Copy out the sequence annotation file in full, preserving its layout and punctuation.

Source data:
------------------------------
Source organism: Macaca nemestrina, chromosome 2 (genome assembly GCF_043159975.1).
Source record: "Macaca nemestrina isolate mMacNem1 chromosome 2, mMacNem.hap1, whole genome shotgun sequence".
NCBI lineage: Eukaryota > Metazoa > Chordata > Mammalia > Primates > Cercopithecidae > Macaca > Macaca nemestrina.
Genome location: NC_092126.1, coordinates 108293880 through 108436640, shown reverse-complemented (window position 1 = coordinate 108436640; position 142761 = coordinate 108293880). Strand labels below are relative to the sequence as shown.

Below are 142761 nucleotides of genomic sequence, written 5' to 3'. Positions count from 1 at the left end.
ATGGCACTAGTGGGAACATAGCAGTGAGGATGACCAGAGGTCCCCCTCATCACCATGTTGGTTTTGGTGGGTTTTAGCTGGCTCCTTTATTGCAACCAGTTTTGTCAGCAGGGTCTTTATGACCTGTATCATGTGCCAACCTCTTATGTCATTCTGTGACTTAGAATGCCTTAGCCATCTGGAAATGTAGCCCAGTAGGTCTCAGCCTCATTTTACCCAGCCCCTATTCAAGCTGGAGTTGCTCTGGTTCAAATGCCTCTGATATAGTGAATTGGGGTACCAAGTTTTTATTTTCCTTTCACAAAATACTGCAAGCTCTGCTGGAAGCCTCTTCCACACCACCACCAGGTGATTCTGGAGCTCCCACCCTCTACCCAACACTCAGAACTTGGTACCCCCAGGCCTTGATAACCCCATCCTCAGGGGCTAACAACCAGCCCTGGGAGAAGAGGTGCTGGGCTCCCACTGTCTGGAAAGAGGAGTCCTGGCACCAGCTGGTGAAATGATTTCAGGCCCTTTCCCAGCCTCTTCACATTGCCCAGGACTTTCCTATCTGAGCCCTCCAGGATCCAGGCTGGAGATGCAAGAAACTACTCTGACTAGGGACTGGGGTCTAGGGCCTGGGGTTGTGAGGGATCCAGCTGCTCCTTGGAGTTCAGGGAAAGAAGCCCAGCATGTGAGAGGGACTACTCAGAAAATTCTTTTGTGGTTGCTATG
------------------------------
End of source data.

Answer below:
Source organism: Macaca nemestrina, chromosome 2 (genome assembly GCF_043159975.1).
Source record: "Macaca nemestrina isolate mMacNem1 chromosome 2, mMacNem.hap1, whole genome shotgun sequence".
NCBI lineage: Eukaryota > Metazoa > Chordata > Mammalia > Primates > Cercopithecidae > Macaca > Macaca nemestrina.
Genome location: NC_092126.1, coordinates 108293880 through 108436640, shown reverse-complemented (window position 1 = coordinate 108436640; position 142761 = coordinate 108293880). Strand labels below are relative to the sequence as shown.

Below are 142761 nucleotides of genomic sequence, written 5' to 3'. Positions count from 1 at the left end.
ATGGCACTAGTGGGAACATAGCAGTGAGGATGACCAGAGGTCCCCCTCATCACCATGTTGGTTTTGGTGGGTTTTAGCTGGCTCCTTTATTGCAACCAGTTTTGTCAGCAGGGTCTTTATGACCTGTATCATGTGCCAACCTCTTATGTCATTCTGTGACTTAGAATGCCTTAGCCATCTGGAAATGTAGCCCAGTAGGTCTCAGCCTCATTTTACCCAGCCCCTATTCAAGCTGGAGTTGCTCTGGTTCAAATGCCTCTGATATAGTGAATTGGGGTACCAAGTTTTTATTTTCCTTTCACAAAATACTGCAAGCTCTGCTGGAAGCCTCTTCCACACCACCACCAGGTGATTCTGGAGCTCCCACCCTCTACCCAACACTCAGAACTTGGTACCCCCAGGCCTTGATAACCCCATCCTCAGGGGCTAACAACCAGCCCTGGGAGAAGAGGTGCTGGGCTCCCACTGTCTGGAAAGAGGAGTCCTGGCACCAGCTGGTGAAATGATTTCAGGCCCTTTCCCAGCCTCTTCACATTGCCCAGGACTTTCCTATCTGAGCCCTCCAGGATCCAGGCTGGAGATGCAAGAAACTACTCTGACTAGGGACTGGGGTCTAGGGCCTGGGGTTGTGAGGGATCCAGCTGCTCCTTGGAGTTCAGGGAAAGAAGCCCAGCATGTGAGAGGGACTACTCAGAAAATTCTTTTGTGGTTGCTATG